British satellite programme 'at risk' from sale of UK tech giant

British satellite programme ‘at risk’ from sale of UK tech giant

The future of Britain’s taxpayer-backed satellite programme has been thrown into doubt by the Chinese-backed takeover of the UK’s biggest microchip plant, MPs have been warned.

Solar cell maker MicroLink Devices said the sale of Newport Wafer Fab to Nexperia had scuppered plans for mass manufacturing of its satellite components in Britain.

It said the blow would leave OneWeb, the taxpayer-funded satellite company, facing supply shortages for its next generation of spacecraft and meaning it could be forced to look abroad.

Kwasi Kwarteng, the Business Secretary, is set to decide this week on whether to reverse the £63m sale of Newport Wafer Fab to Nexperia, which is owned by China’s Wingtech.

A 30-day review of the deal on national security grounds is due to conclude by Thursday. At that point Mr Kwarteng will decide whether to allow the deal to go ahead, block it or impose conditions on the deal. 

The Business Secretary may also extend the review period by another 45 days, a decision that typically means new intelligence has come to light. 

Nexperia acquired Newport Wafer Fab last summer when the plant ran into financial difficulties, but new national security laws give Mr Kwarteng the power to retroactively block the deal.

Toni Versluijs, Nexperia’s UK head, will appear in front of MPs on the Business, Energy and Industrial Strategy Committee on Tuesday. He is likely to be grilled on the Dutch company’s Chinese ownership and its plans for the Newport facility.

However, industry figures have raised concerns that the deal could still weaken Britain’s supply of semiconductors, which are increasingly seen as a key strategic technology.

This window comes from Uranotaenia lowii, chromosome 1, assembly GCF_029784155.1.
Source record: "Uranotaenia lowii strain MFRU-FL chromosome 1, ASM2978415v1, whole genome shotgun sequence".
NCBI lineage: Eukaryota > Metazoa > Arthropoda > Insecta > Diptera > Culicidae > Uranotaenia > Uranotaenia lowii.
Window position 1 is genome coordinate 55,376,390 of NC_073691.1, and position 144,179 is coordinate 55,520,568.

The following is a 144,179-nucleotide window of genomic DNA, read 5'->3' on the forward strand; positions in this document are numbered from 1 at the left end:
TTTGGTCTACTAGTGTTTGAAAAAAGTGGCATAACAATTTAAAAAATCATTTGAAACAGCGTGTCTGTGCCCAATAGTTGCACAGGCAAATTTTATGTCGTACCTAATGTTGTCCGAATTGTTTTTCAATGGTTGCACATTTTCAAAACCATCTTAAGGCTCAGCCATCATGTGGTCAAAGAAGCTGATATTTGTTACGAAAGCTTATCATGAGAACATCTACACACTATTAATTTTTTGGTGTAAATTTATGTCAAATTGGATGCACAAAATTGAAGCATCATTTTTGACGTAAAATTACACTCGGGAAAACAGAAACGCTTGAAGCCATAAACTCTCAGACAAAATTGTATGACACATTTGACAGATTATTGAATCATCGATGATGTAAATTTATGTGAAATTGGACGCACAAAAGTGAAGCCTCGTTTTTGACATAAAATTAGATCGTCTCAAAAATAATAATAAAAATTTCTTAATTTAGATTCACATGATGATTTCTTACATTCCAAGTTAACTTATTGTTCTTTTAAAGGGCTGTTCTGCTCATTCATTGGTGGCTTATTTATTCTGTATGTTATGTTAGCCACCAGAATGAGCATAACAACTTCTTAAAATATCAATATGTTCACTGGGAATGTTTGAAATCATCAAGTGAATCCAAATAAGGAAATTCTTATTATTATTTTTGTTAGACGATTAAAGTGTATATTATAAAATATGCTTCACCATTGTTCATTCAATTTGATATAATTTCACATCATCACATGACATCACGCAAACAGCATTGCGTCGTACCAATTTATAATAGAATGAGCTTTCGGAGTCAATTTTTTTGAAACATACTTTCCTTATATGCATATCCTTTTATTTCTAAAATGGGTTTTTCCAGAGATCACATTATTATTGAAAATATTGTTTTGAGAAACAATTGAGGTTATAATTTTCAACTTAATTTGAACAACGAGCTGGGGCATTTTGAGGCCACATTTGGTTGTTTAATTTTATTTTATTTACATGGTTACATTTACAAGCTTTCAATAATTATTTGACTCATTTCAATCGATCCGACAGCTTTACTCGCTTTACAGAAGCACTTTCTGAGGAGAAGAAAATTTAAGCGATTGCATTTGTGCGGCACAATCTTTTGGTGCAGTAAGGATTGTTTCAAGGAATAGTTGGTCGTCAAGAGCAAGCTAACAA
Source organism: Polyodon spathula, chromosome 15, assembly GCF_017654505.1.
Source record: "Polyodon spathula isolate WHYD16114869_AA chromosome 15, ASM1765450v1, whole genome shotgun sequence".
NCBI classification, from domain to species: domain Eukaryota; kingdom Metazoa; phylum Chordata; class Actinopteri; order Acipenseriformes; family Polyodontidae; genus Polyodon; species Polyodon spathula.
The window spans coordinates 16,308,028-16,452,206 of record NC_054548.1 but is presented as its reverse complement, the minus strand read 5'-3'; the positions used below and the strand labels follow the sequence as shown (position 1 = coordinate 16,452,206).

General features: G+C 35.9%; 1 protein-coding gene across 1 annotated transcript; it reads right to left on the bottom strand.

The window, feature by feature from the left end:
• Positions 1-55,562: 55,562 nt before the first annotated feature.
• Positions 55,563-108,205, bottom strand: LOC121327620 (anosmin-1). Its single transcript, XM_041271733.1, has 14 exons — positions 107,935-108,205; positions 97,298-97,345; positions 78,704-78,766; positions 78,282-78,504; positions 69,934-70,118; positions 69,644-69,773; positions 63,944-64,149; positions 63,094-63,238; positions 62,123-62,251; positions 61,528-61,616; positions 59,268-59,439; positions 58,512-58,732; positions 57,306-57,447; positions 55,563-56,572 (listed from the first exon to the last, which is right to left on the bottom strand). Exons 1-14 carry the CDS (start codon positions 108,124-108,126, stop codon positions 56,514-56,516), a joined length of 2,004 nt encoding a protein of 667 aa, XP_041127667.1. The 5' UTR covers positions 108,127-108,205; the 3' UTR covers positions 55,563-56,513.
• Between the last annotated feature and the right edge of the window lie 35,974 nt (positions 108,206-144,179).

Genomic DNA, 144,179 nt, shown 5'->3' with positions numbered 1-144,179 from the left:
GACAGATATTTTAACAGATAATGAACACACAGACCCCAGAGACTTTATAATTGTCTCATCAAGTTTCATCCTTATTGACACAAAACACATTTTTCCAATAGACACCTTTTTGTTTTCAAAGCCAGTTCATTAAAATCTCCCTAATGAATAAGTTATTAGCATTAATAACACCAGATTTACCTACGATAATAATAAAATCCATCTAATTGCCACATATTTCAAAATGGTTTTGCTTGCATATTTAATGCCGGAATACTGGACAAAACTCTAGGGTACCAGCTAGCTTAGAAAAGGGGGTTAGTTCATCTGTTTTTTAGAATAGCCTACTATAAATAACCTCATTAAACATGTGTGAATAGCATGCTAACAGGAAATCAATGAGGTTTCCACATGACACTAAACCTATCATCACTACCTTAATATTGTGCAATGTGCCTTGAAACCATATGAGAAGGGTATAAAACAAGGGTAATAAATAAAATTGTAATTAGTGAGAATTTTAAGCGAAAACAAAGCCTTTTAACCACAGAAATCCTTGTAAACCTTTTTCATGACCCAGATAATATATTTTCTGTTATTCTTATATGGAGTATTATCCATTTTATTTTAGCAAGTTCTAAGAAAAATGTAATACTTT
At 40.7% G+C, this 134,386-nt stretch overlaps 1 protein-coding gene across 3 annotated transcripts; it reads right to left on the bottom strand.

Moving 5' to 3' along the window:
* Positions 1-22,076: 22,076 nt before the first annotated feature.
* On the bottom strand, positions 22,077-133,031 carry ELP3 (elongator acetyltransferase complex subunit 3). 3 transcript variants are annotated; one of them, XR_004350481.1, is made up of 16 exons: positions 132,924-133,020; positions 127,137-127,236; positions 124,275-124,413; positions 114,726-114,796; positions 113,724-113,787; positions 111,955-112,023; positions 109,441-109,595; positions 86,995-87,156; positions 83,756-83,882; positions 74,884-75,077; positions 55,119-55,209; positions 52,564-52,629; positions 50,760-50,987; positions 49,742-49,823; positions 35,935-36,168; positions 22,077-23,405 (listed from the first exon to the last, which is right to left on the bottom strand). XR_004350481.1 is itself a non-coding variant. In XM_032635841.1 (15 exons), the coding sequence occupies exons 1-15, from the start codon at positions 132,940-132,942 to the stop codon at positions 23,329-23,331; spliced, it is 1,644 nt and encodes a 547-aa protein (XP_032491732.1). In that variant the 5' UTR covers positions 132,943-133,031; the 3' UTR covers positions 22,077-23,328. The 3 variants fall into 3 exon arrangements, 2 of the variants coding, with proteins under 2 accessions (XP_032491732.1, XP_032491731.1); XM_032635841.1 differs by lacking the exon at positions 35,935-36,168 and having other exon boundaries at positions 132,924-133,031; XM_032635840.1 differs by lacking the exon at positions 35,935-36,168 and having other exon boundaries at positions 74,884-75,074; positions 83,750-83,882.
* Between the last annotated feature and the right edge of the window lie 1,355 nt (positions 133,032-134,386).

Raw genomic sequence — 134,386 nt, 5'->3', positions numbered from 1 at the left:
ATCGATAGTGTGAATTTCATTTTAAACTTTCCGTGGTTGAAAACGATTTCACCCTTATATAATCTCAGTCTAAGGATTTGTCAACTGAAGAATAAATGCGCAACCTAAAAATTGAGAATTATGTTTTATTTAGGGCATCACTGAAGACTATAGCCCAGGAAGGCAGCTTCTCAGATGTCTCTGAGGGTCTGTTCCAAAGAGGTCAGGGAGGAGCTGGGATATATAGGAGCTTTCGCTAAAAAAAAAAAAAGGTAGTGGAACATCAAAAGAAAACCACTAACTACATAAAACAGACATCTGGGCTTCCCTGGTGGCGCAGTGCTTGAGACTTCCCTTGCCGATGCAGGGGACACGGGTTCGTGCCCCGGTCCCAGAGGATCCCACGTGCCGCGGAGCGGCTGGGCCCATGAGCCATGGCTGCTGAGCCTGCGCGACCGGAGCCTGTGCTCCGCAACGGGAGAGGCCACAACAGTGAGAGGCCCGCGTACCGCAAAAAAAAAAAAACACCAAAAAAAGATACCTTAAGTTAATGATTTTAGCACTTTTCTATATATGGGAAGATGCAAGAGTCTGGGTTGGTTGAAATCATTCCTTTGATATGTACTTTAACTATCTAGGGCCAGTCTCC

Newport Wafer Fab was previously operated with an “open foundry” model in which it produced components for multiple customers. 

Under Nexperia the facility is moving to an “integrated” model in which it primarily serves its new owner, who then sells microchips to electronics companies.

MicroLink Devices, which makes lightweight solar arrays for the likes of Boeing and Airbus, said it was in discussions with OneWeb to provide solar power cells to the company’s second generation satellites.

OneWeb, which was bailed out with $500m (£415m) of taxpayer money in 2020, has built its first generation of internet satellites in America but expects the more advanced second generation to be made in Britain from 2025.

MicroLink said that Newport Wafer Fab’s sale had set back its plans to manufacture the cells in the UK. “The original intent was to have a portion of the former Newport Wafer Fab facility fabricate the solar cell wafers,” the company said in a submission to the Business, Energy and Industrial Strategy committee.

“However, when the facility changed hands in 2021, it significantly impacted and forced a change of strategic direction; the change in ownership of NWF essentially closed the possibility of employing a large UK semiconductor wafer processing capability to many technology markets such as advanced solar cells.

“As a result, there is a significant lack of semiconductor wafer processing capability in the UK and significant government support is required to regain this capacity.”

MicroLink said that with growing satellite production, the lack of UK manufacturing meant Britain “will not have access to sufficient advance solar cell supplies to satisfy its national strategic interests”.

Nexperia said: “There is not, and never has been, a compound open access foundry at the Newport site. It is also wrong to suggest that this future possibility does not exist anymore because NWF was acquired by Nexperia.”

It said the previous owners of the factory had been granted rights to acquire a portion of the facility to set up such an open access operation once they secure funding.

OneWeb did not comment.

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